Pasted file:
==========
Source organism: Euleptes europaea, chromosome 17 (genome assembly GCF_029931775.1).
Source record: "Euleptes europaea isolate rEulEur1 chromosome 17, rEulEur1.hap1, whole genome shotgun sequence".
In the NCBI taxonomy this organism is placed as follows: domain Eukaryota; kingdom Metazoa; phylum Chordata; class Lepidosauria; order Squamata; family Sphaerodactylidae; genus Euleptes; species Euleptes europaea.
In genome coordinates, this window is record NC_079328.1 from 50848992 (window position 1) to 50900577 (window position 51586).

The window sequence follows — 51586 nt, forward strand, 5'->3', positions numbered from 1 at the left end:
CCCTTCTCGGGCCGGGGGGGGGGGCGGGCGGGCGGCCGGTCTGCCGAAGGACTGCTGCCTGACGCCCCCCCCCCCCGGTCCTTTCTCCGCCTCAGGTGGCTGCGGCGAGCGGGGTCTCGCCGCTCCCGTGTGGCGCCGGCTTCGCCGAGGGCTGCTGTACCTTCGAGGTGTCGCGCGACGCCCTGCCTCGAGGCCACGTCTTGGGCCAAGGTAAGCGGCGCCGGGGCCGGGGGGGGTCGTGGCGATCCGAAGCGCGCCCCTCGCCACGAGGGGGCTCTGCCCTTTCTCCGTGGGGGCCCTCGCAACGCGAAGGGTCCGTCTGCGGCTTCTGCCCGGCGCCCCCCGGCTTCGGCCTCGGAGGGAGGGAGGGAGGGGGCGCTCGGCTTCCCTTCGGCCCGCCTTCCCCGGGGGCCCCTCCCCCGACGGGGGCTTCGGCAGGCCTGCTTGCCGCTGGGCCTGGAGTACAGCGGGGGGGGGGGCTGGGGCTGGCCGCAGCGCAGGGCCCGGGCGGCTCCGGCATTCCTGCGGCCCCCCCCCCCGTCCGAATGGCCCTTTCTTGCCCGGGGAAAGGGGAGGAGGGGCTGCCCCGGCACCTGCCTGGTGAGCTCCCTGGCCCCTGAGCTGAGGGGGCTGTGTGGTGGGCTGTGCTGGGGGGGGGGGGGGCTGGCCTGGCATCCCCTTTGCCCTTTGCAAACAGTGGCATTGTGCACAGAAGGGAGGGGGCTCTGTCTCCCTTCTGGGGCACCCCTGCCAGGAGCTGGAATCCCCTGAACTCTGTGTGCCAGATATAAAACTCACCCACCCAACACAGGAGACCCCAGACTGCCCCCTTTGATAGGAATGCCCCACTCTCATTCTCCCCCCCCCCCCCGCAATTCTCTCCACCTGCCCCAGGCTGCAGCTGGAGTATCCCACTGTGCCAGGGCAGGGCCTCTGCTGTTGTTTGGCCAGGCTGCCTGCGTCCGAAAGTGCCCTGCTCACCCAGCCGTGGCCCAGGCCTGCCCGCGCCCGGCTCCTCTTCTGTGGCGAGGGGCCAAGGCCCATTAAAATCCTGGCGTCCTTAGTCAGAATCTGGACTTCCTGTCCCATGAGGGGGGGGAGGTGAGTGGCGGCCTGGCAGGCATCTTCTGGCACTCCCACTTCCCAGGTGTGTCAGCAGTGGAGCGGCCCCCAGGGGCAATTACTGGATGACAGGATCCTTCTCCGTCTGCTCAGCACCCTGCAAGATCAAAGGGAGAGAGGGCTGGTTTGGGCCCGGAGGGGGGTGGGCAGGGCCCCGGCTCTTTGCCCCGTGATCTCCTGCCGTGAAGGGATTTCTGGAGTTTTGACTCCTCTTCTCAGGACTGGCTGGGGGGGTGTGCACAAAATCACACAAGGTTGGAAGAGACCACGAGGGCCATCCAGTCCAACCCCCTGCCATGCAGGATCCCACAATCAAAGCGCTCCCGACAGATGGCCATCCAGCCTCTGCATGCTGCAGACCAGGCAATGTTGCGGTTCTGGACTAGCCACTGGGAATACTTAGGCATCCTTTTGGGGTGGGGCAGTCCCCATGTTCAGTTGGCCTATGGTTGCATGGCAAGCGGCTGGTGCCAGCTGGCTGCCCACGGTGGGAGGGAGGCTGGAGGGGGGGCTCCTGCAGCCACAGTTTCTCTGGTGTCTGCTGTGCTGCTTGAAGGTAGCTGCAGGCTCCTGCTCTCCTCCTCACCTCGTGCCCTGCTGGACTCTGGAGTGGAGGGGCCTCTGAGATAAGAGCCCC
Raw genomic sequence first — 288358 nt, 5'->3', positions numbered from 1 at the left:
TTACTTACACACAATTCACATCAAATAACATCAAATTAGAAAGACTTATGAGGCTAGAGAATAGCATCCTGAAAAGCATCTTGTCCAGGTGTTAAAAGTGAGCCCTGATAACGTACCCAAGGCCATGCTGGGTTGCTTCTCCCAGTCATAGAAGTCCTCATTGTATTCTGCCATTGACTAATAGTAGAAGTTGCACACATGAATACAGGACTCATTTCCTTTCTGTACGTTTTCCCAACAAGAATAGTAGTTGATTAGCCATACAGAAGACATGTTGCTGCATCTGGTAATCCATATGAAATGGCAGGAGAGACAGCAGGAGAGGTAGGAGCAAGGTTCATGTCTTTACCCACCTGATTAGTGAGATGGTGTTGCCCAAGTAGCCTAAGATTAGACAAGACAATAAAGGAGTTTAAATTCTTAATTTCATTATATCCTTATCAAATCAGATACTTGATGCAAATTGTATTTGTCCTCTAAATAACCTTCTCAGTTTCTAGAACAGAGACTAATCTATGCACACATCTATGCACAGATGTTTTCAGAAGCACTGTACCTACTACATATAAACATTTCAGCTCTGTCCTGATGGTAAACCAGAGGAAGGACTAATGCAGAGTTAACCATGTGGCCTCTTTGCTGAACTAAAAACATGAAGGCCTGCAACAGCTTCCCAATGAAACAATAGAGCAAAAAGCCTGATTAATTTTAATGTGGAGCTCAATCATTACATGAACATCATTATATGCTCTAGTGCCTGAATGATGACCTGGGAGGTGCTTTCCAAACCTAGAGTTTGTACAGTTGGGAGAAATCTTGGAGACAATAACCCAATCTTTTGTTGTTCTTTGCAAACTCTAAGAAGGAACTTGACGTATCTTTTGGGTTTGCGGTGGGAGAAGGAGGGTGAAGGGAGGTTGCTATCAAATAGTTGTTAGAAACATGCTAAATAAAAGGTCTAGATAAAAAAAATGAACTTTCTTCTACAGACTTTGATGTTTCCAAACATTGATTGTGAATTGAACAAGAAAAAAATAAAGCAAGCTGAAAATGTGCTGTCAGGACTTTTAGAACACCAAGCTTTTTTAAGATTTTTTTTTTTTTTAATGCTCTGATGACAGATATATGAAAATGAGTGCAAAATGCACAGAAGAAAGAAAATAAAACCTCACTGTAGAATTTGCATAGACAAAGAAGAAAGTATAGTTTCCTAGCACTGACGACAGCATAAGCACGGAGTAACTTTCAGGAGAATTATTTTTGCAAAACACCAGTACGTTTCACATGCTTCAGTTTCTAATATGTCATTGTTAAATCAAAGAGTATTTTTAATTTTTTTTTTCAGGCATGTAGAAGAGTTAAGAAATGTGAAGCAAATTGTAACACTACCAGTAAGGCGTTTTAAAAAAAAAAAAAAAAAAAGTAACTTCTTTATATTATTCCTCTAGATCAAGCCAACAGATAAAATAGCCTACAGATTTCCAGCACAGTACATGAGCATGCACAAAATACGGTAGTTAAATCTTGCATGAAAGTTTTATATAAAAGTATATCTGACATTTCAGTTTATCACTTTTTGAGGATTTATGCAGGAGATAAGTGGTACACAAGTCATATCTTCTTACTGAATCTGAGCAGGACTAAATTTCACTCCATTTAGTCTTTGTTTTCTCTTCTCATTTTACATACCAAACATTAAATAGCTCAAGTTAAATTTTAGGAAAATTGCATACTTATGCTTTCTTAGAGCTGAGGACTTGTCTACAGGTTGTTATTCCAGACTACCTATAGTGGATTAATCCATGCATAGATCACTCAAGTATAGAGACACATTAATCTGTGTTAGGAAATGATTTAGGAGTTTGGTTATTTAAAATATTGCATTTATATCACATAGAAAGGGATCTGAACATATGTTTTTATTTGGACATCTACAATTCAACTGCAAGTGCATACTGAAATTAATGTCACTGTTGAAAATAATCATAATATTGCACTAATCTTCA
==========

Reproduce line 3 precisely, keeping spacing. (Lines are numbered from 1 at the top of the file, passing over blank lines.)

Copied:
In the NCBI taxonomy this organism is placed as follows: domain Eukaryota; kingdom Metazoa; phylum Chordata; class Lepidosauria; order Squamata; family Sphaerodactylidae; genus Euleptes; species Euleptes europaea.